Wagner became interested in sociology from the work of Max Weber. He was greatly influenced by Weber's opinion that social action should be interpreted from a subjective standpoint. Wagner studied under Alfred Schutz and Carl Mayer at the New School of Social Research. He later agreed with Schutz's take on Weber's micro-sociology and aided Schutz's advocacy for sociology to gain a consistently subjective foundation. Towards the end of his life, Wagner was influenced by the teachings of Edmund Husserl. He advocated that he was not an expert in Husserl's phenomenological psychology approach, but that his own ideas fit into a part of Husserl's theories. He was known as a consummate researcher, meticulously careful writer and dedicated to scholarly life. This, his knowledge of phenomenology, and his German intellectual tradition made him into the keeper of Alfred Schutz's legacy, which he gladly pursued later in life. In doing this he hoped to further phenomenologically oriented sociology.

Wagner himself published around fifty articles in scholarly journals. He also co-wrote three pieces from 1983 to 1984 and edited two volumes on his mentor Schutz's writings in 1970 and 1982. Many of these works have been translated from English into German, Hungarian, Japanese, Portuguese, and Spanish. In 1983 he was in contact with the University of Chicago Press hoping to publish a massive thirty-eight chapter and 2,400 page manuscript biography on Alfred Schutz. In 1985 he was in contract with publishers to edit the fourth volume of papers by Schutz. At his death he left an unfinished work on philosophical anthropology on the Life World. In regarding this piece he was known to say "I have no idea how far I will be able to carry this project against the odds of the limitations of my intellectual capacities, and of time of which I know that it will eventually run out on me."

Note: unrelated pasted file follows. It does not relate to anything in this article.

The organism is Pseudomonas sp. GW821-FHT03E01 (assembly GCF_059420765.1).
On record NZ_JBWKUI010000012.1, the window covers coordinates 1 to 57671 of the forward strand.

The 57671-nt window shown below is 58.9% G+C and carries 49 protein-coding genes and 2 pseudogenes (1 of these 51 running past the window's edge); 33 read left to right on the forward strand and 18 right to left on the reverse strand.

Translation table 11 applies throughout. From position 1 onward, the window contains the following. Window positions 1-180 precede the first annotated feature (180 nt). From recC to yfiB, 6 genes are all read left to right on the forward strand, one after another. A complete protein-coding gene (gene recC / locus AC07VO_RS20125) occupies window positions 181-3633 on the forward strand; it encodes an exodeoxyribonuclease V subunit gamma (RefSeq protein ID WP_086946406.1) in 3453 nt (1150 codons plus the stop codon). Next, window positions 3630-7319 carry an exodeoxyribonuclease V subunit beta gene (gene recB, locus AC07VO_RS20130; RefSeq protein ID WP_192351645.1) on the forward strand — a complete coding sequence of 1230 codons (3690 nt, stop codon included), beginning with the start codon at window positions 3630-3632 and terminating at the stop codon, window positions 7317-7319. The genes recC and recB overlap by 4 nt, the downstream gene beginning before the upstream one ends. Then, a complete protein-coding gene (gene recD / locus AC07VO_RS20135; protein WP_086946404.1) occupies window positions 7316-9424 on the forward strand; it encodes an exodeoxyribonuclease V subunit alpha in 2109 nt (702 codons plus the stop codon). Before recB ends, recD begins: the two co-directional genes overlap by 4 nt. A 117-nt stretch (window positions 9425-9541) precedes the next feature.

[Information taken from "In Memorium: Helmut R. Wagner (1904-1989)" in Human Studies 14: 225-227, 1991.]


36 Linear Feet ([36 boxes])

Language of Materials



The materials in this collection were removed from 272 small 7"x9" binders created by Helmut Wagner. The files in this collection are not arranged in any particular order, as the notebooks were unorganized when they were received and no clear organizational scheme could be determined. The files are named based on the label found on the binder. In some cases the label had faded and some words were unclear. These are noted by a (?) in the file name.


Boxes 1-18: Archives Storage, Range 22A, Section 5

Boxes 19-36: Archives Storage, Range 22B, Section 5


There are no records to indicate who donated this collection to the Archives, or when the donation may have occurred. Because this information is unknown we cannot assume that the notebooks were organized or selected by Wagner before being sent to the Colleges. This may be only a portion of Wagner's notebook collection, and the order in which they were received may not represent Wagner's own organizational scheme.

Helmut Wagner course notebooks, ca. 1940-1970: A Finding Aid
Courtney Holt WS '15 and Bryanne McArdle WS '16 with Katie Lamontagne, Archivist
November 2013
Description rules
Describing Archives: A Content Standard
Language of description
Script of description
Code for undetermined script

Repository Details

Part of the Hobart and William Smith Colleges Archives and Special Collections Repository

Warren Hunting Smith Library
Hobart and William Smith Colleges
Geneva New York 14456 U.S.A. US (United States)